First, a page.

Atami is almost the definition of faded seaside glamour with its sloping souvenir arcades, terraces of crumbling concrete tower blocks, and threadbare palm trees. Apparently, it has been a resort for 1300 years, and in places it looks like it. The population is the same as that of Hayama, but there the similarity ends. Geographically, it is a partially submerged caldera with one half of the volcano collapsed under the sea. In reality, it is basically an amphitheatre of similarly collapsed concrete rising up from a clear-water bay with yet more concrete dumped into it. Despite its sorry architectural state, it is a great place for swim training. All that concrete in the bay has turned it into a 500-metre long salt-water swimming pool. And through the blur of swimming goggles, you can even imagine you are swimming in Rio.
Guerrilla gardening on the crumbling beach front
I met Mike at the station and we walked down through arcades crowded with morning shoppers, down narrow streets and steep stairs to the seafront where we grabbed a spot at the end of a small concrete jetty. We strapped our bags to a handy chain and entered the water for a 750-metre warm-up loop of the deserted bay. The water was crystal clear, so we could see right down to the bottom, even 200 metres out at the line of tetrapods. It was also warm for February – perhaps 16C.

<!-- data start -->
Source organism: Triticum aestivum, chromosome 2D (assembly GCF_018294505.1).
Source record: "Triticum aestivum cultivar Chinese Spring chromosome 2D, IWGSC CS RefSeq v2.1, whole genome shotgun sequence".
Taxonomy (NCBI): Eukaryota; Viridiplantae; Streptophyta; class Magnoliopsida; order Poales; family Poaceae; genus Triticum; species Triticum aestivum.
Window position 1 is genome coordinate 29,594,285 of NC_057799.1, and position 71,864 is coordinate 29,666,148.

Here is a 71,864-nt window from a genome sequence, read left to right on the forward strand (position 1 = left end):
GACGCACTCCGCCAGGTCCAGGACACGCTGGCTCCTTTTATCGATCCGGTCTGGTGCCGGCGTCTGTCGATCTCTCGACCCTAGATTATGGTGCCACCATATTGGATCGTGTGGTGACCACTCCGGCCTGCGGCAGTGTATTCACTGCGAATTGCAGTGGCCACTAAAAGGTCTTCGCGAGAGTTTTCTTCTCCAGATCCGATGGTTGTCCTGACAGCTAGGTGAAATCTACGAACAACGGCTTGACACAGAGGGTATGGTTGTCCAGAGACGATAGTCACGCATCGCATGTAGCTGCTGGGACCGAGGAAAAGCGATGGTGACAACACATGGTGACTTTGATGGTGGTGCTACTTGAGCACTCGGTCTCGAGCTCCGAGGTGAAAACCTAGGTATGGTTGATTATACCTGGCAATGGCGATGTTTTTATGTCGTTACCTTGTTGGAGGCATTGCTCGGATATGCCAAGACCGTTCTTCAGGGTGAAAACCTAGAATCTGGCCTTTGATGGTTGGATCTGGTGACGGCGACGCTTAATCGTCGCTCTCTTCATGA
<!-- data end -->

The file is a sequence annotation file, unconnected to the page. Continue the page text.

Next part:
After the warm-up loop we started our sets: 20 strokes out, 20 strokes back, short rest, 40 strokes out, 4o back, rest, 60-60, 80-80, and finally a lung-testing 100-100. We followed this with a descending set, 100, 80, 60, 40, and 20. I have finally come round to the realisation that just swimming up and down a pool for 30 minutes, or taking a leisurely loop of Hayama Bay, is not going to get me beyond 25-minute pace for 1500 metres. Doing these sets with Mike pushed me near my limit and left my shoulders aching. And it was a lot of fun to try to keep Mike within reasonable distance as he pulled away during each set.
After the sets, we warmed down with a smaller loop of the bay, got out, changed, and headed back to the station. From Tokyo it is 48 minutes on the Shinkansen, but an hour longer on the regular train. Next time, I might take my bike and running shoes and make a day of it.